Appeal from judgment of sentence of Court of Common Pleas, Criminal Division, of Allegheny County, Sept. T., 1972, Nos. 7647 and 7648, in case of Commonwealth of Pennsylvania v. Daniel King.
Stephen P. Swem, Assistant Public Defender, with him John J. Dean, Assistant Public Defender, and George H. Ross, Public Defender, for appellant.
John G. Alford, Assistant District Attorney, with him Robert L. Eberhardt, Assistant District Attorney, and Robert W. Duggan, District Attorney, for Commonwealth, appellee.
Jones, C. J., Eagen, O'Brien, Pomeroy, Nix and Manderino, JJ. Opinion by Mr. Chief Justice Jones. Mr. Justice Roberts took no part in the consideration or decision of this case.
This is a direct appeal from a judgment of sentence in the Court of Common Pleas of Allegheny County. Appellant was found guilty by a jury of second degree murder on March 30, 1973. Post-trial motions were denied and on June 30, 1973, he was sentenced to a term of seven to twenty years' imprisonment.
The underlying facts can be summarized as follows. On June 26, 1972, the victim, Michael Guy, was fatally shot in the McKeesport apartment of James and Carol McNelis, friends of the appellant. Present at the shooting were the McNelises, the victim, and Daniel King, the appellant. It is undisputed that appellant was holding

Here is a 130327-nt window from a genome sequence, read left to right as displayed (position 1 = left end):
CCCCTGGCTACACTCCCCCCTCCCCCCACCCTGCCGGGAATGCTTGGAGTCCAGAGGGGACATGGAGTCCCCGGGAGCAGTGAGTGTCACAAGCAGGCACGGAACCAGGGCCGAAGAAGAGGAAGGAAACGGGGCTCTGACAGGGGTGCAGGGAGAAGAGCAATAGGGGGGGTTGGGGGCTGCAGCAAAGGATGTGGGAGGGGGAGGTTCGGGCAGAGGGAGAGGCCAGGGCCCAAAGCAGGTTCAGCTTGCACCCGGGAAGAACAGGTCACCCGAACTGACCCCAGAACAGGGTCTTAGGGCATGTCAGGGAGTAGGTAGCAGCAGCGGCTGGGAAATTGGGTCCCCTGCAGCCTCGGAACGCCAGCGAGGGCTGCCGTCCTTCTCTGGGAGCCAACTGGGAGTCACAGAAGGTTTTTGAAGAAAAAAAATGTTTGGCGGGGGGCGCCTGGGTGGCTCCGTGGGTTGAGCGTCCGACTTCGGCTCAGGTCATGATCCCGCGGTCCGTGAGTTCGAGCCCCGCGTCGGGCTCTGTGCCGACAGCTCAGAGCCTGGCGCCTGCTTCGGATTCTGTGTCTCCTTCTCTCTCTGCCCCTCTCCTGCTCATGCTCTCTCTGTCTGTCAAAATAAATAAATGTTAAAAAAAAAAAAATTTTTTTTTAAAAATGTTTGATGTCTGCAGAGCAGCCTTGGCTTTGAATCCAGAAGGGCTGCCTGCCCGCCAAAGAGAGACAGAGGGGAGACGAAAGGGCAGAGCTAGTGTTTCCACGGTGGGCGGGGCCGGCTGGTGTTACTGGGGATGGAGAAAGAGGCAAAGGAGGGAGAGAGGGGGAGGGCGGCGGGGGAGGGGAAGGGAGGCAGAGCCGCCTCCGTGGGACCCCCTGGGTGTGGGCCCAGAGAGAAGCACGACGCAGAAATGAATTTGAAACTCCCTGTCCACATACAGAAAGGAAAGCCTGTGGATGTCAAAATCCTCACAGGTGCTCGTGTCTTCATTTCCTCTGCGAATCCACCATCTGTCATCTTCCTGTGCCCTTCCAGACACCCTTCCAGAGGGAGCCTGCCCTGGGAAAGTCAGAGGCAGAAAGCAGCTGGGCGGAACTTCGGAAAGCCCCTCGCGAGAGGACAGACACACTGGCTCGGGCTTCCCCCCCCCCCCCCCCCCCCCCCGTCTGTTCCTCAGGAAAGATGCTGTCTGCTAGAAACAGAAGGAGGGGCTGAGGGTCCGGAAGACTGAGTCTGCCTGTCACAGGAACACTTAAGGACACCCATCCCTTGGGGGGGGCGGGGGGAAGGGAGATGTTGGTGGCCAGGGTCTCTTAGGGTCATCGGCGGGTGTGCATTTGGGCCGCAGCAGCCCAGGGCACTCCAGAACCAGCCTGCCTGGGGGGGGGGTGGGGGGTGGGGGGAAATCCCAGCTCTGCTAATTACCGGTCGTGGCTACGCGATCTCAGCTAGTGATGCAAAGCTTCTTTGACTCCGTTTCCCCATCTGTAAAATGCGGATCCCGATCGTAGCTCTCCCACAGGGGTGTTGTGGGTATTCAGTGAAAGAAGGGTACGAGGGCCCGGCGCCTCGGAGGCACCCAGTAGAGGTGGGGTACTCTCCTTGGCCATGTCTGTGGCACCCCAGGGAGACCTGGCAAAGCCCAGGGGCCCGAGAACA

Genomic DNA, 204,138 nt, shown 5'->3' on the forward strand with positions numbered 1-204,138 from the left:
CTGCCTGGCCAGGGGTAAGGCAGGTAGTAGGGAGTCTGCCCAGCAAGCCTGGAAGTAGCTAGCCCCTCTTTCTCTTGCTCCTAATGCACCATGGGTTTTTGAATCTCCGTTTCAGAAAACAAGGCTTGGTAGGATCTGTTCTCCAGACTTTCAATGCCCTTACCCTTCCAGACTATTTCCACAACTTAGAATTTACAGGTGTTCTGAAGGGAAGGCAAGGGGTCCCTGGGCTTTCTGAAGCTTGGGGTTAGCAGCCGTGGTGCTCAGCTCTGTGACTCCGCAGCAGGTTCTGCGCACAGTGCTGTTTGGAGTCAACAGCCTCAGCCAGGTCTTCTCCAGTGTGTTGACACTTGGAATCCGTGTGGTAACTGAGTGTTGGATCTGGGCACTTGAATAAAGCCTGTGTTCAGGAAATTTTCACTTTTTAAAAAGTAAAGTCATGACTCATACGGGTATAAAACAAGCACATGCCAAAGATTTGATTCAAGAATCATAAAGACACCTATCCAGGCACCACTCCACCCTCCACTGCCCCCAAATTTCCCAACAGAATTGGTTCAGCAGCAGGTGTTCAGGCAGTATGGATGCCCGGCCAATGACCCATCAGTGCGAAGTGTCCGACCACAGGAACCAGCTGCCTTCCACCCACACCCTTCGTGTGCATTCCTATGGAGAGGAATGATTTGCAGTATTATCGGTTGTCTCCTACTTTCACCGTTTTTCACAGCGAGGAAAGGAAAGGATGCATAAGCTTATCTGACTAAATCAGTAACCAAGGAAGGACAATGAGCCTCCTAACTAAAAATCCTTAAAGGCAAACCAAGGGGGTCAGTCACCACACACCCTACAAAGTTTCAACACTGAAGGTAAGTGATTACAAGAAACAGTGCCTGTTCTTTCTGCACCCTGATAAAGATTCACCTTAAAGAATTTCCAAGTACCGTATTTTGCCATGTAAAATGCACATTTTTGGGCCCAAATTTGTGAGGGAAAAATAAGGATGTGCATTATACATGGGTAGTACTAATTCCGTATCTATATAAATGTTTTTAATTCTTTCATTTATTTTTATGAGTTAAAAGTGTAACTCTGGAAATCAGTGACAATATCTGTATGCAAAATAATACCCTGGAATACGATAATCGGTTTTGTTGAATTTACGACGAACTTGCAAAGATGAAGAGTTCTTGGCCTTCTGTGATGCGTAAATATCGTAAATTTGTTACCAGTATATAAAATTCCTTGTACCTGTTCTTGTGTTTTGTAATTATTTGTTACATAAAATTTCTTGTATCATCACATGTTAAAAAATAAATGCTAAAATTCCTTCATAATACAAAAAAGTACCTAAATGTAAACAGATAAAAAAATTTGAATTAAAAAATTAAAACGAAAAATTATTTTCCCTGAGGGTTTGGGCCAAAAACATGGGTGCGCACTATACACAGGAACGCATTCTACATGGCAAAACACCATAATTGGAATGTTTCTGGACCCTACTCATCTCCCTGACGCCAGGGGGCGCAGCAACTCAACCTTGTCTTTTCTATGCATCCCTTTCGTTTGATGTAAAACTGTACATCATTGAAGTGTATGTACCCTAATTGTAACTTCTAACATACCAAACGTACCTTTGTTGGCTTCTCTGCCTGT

the weapon when the fatal shot was fired. Appellant contends, however, that the shooting was accidental and unintentional while the Commonwealth contends that the shooting occurred with malicious intent.
Appellant charges the trial court with a number of errors. However, we will confine our discussion to the question of whether or not a proper foundation was laid for the introduction of records supposedly relating to prior convictions of the appellant.*fn1
In order to bolster his position that the killing had occurred accidentally, appellant took the stand in his own behalf at trial. On rebuttal, the Commonwealth then sought to attack appellant's credibility by the introduction of certain records of convictions of one Daniel King for forgery, uttering a forged instrument, and receiving stolen goods. These records were introduced by the district attorney's merely reading them into evidence. Defense counsel strenuously objected to this procedure on two grounds: (1) that the records custodian or clerk of court was not called to authenticate the records, and (2) that the identity of the person to whom the prior convictions referred was not sufficiently established to be that of the appellant. The trial court overruled these objections, referring to the
records as "official" documents but making no comment on the identity question. By this action ...